Thank you for all of the information - I appreciate how difficult this is even to just commit to the page.
So, there are two separate issues here. One is divorce (including the financial arrangements) and the second is the issue of occupation in the short term, of the family home. Obviously the long term would be decided by the judge in the divorce hearing, if not agreed.
Firstly, the issue of an occupation order. There is some difficulty, but it's not insurmountable. The fact you have been back together since the offences/ restraining order undermines your position and the need for urgency. However, as I said, it's not impossible to succeed in this case. You are the victim of an absuve relationship, with family pressures, and your narrative will show the court how you have been forced back into this situation whereas in reality you need to be given the space and freedom to work out your future away from the coercive control of your husband and family. So on balance I do think you have a good case for an occupation order.
It's the FL401 form that you need, available at www.gov.uk.
There's no fee for the application. You may qualify for legal aid but this depends on your bearings and assets and you would need to go through an application for that with a solicitor in person - my view is that you are clearly articulate and could represent your self in this case.
You would need to write a witness statement, to give the context.
As to the divorce - you have grounds under unreasonable behaviour.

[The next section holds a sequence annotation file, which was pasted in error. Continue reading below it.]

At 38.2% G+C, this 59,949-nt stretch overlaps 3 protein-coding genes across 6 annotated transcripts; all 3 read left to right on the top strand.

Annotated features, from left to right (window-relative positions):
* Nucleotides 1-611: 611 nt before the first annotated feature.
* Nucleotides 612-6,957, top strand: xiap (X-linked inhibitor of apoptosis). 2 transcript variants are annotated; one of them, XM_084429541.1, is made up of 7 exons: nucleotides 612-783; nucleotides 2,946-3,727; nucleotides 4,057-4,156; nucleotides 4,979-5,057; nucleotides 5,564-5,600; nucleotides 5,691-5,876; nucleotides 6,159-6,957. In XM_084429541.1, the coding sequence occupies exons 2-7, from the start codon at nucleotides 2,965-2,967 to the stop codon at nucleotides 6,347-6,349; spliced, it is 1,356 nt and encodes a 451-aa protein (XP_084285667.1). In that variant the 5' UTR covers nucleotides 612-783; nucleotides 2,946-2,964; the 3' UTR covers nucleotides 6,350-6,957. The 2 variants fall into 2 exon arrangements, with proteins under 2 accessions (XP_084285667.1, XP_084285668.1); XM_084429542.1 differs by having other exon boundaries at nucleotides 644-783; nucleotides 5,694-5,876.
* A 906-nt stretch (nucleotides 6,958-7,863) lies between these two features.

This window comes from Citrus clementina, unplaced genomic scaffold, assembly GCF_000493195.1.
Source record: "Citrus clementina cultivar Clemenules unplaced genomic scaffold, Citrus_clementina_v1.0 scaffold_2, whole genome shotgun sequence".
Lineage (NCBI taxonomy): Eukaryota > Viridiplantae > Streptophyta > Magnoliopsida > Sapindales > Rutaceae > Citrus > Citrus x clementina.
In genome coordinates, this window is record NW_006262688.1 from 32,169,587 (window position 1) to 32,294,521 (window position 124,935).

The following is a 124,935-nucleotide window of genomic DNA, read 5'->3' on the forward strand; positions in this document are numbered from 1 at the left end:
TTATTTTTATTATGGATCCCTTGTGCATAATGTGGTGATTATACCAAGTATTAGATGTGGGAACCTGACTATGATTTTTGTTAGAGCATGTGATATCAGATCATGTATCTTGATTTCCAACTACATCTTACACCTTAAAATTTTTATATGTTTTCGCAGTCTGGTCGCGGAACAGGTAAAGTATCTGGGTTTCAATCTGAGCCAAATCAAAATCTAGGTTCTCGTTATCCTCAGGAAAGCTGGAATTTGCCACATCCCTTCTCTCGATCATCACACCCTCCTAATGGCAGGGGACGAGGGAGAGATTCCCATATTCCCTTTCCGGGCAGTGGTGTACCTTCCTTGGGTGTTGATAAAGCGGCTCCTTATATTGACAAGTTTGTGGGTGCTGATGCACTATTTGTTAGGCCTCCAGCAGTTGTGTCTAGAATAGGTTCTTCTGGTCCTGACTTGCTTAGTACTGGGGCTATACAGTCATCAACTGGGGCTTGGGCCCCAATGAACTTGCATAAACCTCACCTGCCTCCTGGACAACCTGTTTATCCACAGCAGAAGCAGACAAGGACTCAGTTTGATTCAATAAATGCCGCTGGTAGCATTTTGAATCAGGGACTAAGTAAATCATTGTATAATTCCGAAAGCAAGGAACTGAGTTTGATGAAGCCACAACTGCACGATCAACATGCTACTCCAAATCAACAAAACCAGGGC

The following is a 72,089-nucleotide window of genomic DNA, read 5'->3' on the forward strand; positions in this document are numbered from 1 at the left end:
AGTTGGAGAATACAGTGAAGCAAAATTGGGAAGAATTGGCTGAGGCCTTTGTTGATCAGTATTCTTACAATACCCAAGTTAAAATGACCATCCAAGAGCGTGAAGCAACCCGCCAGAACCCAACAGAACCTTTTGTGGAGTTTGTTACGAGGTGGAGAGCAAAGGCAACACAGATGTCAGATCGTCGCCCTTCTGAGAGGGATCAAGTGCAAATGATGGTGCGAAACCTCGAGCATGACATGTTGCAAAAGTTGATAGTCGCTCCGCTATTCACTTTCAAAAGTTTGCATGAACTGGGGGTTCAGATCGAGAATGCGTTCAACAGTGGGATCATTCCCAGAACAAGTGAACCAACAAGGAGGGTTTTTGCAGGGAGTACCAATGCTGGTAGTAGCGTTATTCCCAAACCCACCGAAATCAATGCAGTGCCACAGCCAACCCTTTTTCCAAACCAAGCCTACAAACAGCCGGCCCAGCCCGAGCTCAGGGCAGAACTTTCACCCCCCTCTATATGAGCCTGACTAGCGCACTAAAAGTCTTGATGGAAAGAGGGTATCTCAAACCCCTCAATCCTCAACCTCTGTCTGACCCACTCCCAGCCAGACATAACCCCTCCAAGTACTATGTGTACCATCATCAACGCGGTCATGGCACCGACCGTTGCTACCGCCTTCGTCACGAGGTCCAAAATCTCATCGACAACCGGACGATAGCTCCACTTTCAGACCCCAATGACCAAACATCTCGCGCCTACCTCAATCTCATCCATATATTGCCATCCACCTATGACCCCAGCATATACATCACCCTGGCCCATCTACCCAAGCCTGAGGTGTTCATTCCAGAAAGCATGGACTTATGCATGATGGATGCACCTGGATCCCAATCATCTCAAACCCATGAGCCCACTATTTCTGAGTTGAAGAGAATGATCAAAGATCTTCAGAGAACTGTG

All of the information on application is on the www.gov.uk website.
Regarding the financial arrangements, I'll give you the general pointers:
1. With property purchased prior to marriage or assets acquired prior to marriage, the starting point is that these are EXCLUDED from the joint asset pot.
2. With property or assets acquired after the date of marriage, the starting point as that this is INCLUDED in the joint asset pot.
3. It does not matter who contributed what during the marriage, all assets acquired after the date of marriage are considered to be jointly owned regardless of who paid what. This means one party will still own half of the asset purchased after the date of marriage even if the other party paid for it all.
4. Claims on pensions should be limited to a share of the amount accrued in the fund during the length of the marriage, with marriages that are relatively short, but with a longer marriage pensions are more often shared.
5. If you both work now, there should not be claim for maintenance. In the case where one spouse earns significantly more than the other maintenance could be an issue.
6. The court can depart from the general principles if it is deemed fair to do so and the needs of the parties dictate that it is necessary to do so. The needs of children are also relevant, and if you are your daughter's main carer you may be able to claim more of the assets as a result.
I hope this assists in setting out the legal framework for you?
Can I clarify anything further?